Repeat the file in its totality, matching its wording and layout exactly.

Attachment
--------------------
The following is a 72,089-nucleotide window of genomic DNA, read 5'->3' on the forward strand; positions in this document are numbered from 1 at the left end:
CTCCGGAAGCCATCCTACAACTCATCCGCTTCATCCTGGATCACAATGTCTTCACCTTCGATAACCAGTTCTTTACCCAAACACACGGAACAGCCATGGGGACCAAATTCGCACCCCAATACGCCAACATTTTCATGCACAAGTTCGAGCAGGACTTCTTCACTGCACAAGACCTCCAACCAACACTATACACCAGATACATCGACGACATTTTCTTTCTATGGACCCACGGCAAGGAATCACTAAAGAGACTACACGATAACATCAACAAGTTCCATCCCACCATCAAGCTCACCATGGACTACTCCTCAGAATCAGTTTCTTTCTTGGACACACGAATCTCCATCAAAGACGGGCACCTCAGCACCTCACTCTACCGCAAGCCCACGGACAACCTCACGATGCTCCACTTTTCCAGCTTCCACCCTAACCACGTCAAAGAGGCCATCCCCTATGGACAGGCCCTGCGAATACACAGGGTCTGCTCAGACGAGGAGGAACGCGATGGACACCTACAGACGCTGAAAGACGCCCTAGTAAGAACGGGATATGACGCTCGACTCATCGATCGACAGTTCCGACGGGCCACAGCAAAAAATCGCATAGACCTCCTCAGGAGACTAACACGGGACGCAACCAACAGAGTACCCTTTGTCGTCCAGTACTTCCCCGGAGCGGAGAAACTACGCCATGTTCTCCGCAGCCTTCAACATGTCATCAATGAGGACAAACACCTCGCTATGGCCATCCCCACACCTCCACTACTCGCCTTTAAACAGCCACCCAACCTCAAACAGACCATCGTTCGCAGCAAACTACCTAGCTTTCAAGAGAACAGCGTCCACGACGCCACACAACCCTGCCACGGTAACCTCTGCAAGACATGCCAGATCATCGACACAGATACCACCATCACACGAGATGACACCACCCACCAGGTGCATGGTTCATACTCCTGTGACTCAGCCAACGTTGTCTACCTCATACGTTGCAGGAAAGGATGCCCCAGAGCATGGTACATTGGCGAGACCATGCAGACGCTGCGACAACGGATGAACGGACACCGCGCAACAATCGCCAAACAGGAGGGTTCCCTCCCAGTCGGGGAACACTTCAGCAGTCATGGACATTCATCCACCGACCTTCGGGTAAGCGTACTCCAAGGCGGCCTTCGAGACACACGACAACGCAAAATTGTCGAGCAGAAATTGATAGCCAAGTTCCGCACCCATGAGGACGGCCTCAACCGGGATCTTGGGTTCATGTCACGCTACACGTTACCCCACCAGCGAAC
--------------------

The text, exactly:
The following is a 72,089-nucleotide window of genomic DNA, read 5'->3' on the forward strand; positions in this document are numbered from 1 at the left end:
CTCCGGAAGCCATCCTACAACTCATCCGCTTCATCCTGGATCACAATGTCTTCACCTTCGATAACCAGTTCTTTACCCAAACACACGGAACAGCCATGGGGACCAAATTCGCACCCCAATACGCCAACATTTTCATGCACAAGTTCGAGCAGGACTTCTTCACTGCACAAGACCTCCAACCAACACTATACACCAGATACATCGACGACATTTTCTTTCTATGGACCCACGGCAAGGAATCACTAAAGAGACTACACGATAACATCAACAAGTTCCATCCCACCATCAAGCTCACCATGGACTACTCCTCAGAATCAGTTTCTTTCTTGGACACACGAATCTCCATCAAAGACGGGCACCTCAGCACCTCACTCTACCGCAAGCCCACGGACAACCTCACGATGCTCCACTTTTCCAGCTTCCACCCTAACCACGTCAAAGAGGCCATCCCCTATGGACAGGCCCTGCGAATACACAGGGTCTGCTCAGACGAGGAGGAACGCGATGGACACCTACAGACGCTGAAAGACGCCCTAGTAAGAACGGGATATGACGCTCGACTCATCGATCGACAGTTCCGACGGGCCACAGCAAAAAATCGCATAGACCTCCTCAGGAGACTAACACGGGACGCAACCAACAGAGTACCCTTTGTCGTCCAGTACTTCCCCGGAGCGGAGAAACTACGCCATGTTCTCCGCAGCCTTCAACATGTCATCAATGAGGACAAACACCTCGCTATGGCCATCCCCACACCTCCACTACTCGCCTTTAAACAGCCACCCAACCTCAAACAGACCATCGTTCGCAGCAAACTACCTAGCTTTCAAGAGAACAGCGTCCACGACGCCACACAACCCTGCCACGGTAACCTCTGCAAGACATGCCAGATCATCGACACAGATACCACCATCACACGAGATGACACCACCCACCAGGTGCATGGTTCATACTCCTGTGACTCAGCCAACGTTGTCTACCTCATACGTTGCAGGAAAGGATGCCCCAGAGCATGGTACATTGGCGAGACCATGCAGACGCTGCGACAACGGATGAACGGACACCGCGCAACAATCGCCAAACAGGAGGGTTCCCTCCCAGTCGGGGAACACTTCAGCAGTCATGGACATTCATCCACCGACCTTCGGGTAAGCGTACTCCAAGGCGGCCTTCGAGACACACGACAACGCAAAATTGTCGAGCAGAAATTGATAGCCAAGTTCCGCACCCATGAGGACGGCCTCAACCGGGATCTTGGGTTCATGTCACGCTACACGTTACCCCACCAGCGAAC